More time sitting down may increase risk for heart disease and diabetes in older women. Photo by anaterate
Feb. 17 (UPI) -- There's an old saying about "idle hands," but it's idle bodies that women should be worried about as they age, according to a study published Monday in the Journal of the American Heart Association.
Researchers assessed the sitting habits of older, post-menopausal women and found those who spent more time seated, and were either overweight or obese, had a higher risk of heart disease and diabetes.
"The findings of this study build upon earlier research including our own, which showed, among older women, that too much time in sedentary behaviors was associated with higher risk for diabetes and heart disease," Dorothy D. Sears, professor of nutrition at the Arizona State University College of Health Solutions and a co-author on the study, said in a press release.
For the study, Sears and her colleagues enrolled 518 Hispanic and non-Hispanic women, who, on average, were 63 years of age and had a body mass index of 31 kg/m2. A BMI greater than 30 is considered the minimum threshold for obesity.
Study participants wore accelerometers on their right hip for up to 14 days, tracking and recording sitting and physical activity, removing them only to sleep, shower or swim. A blood test, performed concurrently with accelerometer wear, measured blood sugar and insulin resistance.
Data from study participants was analyzed as a single group and by two ethnic groups -- Hispanic women and non-Hispanic women -- in order to determine if total sitting time or average uninterrupted sitting periods had an impact on heart disease risk factors and whether these relationships varied by ethnicity.
The authors found post-menopausal Hispanic women sat, on average, almost one hour less per day than non-Hispanic women of the same age group, and they also spent significantly less time in periods of uninterrupted sitting. Overall, post-menopausal Hispanic women sat an average of about 8.5 hours per day, compared to more than 9 hours per day among non-Hispanic women.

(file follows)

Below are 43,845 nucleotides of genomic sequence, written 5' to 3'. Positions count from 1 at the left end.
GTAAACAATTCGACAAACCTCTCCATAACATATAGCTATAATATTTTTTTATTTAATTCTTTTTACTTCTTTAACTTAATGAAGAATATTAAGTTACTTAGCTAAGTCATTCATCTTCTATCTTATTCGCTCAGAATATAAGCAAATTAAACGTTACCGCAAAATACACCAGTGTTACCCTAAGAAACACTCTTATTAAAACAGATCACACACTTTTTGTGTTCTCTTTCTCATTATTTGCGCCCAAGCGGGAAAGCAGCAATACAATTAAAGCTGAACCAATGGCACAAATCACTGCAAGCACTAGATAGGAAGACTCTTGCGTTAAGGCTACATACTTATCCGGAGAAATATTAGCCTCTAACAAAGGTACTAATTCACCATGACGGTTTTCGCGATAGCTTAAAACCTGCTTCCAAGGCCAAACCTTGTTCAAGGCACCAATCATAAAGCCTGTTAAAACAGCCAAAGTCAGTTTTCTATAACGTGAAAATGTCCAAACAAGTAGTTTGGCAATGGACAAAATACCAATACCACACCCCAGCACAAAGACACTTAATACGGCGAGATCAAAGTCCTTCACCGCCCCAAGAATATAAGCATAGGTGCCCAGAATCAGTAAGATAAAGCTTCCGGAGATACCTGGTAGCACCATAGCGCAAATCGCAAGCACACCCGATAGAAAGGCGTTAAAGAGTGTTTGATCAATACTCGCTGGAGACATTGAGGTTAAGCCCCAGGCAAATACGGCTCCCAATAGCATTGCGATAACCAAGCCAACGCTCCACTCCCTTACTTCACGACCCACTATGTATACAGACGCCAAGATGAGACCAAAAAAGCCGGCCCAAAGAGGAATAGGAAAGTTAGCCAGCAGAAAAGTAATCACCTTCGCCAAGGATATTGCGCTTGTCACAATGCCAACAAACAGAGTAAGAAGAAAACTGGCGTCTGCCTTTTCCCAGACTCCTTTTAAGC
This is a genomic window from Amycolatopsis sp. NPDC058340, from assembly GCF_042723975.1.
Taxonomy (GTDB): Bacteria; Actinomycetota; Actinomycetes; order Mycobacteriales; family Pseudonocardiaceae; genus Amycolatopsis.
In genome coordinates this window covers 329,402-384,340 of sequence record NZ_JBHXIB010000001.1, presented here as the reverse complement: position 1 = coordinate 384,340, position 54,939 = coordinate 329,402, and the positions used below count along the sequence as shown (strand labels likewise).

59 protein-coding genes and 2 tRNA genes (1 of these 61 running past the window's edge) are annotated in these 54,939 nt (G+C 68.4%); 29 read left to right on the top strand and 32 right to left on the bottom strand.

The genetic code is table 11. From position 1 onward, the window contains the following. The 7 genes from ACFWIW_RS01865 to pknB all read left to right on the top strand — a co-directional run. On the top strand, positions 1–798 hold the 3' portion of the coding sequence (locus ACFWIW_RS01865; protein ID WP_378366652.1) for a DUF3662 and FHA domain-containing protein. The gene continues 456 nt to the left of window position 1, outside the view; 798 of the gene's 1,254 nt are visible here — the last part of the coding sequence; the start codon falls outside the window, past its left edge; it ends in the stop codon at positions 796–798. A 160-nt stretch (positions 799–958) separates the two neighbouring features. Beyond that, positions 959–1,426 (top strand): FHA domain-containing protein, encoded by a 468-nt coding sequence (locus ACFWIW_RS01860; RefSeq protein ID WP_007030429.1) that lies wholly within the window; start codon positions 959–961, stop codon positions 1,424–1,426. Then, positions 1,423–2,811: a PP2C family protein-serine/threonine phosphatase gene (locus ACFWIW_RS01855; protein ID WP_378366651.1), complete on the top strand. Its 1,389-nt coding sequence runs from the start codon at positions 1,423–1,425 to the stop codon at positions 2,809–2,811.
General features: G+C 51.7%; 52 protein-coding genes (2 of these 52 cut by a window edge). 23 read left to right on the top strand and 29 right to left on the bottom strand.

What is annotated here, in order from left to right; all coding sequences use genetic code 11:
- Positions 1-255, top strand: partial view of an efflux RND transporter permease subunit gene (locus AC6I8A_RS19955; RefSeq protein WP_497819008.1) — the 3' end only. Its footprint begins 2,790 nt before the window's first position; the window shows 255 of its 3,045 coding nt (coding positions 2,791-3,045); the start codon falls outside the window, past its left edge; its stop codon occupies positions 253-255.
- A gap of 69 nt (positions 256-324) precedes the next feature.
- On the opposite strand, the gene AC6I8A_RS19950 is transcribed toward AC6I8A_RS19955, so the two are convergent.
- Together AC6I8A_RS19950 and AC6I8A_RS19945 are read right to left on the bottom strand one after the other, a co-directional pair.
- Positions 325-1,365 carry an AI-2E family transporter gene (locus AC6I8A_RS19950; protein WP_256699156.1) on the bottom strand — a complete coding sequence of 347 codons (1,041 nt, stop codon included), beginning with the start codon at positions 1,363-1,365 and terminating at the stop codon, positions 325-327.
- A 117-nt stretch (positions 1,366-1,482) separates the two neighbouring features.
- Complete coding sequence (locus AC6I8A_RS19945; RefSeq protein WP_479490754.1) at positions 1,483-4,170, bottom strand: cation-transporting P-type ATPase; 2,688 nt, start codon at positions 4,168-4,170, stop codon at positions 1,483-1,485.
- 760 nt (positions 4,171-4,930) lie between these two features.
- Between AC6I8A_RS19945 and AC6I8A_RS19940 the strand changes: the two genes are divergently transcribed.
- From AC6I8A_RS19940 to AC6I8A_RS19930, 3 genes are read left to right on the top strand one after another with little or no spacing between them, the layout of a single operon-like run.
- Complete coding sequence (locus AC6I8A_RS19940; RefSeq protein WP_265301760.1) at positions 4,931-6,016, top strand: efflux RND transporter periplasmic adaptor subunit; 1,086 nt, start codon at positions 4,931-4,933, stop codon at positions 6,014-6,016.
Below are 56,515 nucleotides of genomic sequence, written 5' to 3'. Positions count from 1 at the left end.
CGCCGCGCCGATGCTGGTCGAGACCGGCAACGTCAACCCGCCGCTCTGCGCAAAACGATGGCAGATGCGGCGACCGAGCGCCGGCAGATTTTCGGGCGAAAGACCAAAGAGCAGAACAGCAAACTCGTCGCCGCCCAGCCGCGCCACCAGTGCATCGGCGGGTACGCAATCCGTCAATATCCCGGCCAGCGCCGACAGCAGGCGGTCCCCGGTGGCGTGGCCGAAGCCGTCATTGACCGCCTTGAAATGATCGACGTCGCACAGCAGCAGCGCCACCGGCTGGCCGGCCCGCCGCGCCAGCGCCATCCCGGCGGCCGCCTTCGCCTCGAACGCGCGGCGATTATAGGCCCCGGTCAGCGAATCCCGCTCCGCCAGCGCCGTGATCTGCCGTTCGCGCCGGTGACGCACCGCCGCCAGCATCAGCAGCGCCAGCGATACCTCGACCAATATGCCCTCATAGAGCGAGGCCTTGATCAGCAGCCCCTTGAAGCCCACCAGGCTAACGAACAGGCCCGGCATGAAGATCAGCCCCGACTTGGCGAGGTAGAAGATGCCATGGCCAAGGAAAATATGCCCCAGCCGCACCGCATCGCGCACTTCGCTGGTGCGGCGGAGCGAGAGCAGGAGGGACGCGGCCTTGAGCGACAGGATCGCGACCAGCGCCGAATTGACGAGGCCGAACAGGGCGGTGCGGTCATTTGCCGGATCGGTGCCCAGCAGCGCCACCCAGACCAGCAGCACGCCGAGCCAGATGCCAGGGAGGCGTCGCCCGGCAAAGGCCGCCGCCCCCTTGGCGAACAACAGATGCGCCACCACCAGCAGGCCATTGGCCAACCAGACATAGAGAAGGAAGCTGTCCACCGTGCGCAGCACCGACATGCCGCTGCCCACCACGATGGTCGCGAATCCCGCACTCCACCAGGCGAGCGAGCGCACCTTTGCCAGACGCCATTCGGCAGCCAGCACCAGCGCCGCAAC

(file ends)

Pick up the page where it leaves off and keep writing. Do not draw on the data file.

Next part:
Each additional hour of sitting time per day was linked with a more than 6 percent higher fasting insulin and a more than 7 percent increase in insulin resistance, while each additional 15 minutes in average sitting period was associated with a greater than 7 percent higher fasting insulin and an almost 9 percent increase in insulin resistance.
Notably, each additional 15-minute increase in uninterrupted sitting was associated with an approximately 5 percent higher fasting blood sugar in Hispanic women, compared to a less than 1 percent increase in non-Hispanic women.
Insulin resistance is a strong risk factor for both cardiovascular disease and type 2 diabetes, the authors noted.
"We were surprised to observe such a strong negative link between the amount of time spent sitting and insulin resistance, and that this association was still strong after we accounted for exercise and obesity," Sears said, adding that reducing sitting time improves glucose control and blood flow, and engaging in physical activities -- even light-intensity daily life activities like cooking and shopping -- can help prevent, or at least reduce risk for, heart disease and stroke.
"Health care providers should encourage patients, including older adults, to reduce their sitting time, take breaks in their sitting time and replace sitting with brief periods of standing or light physical activity," Sears said.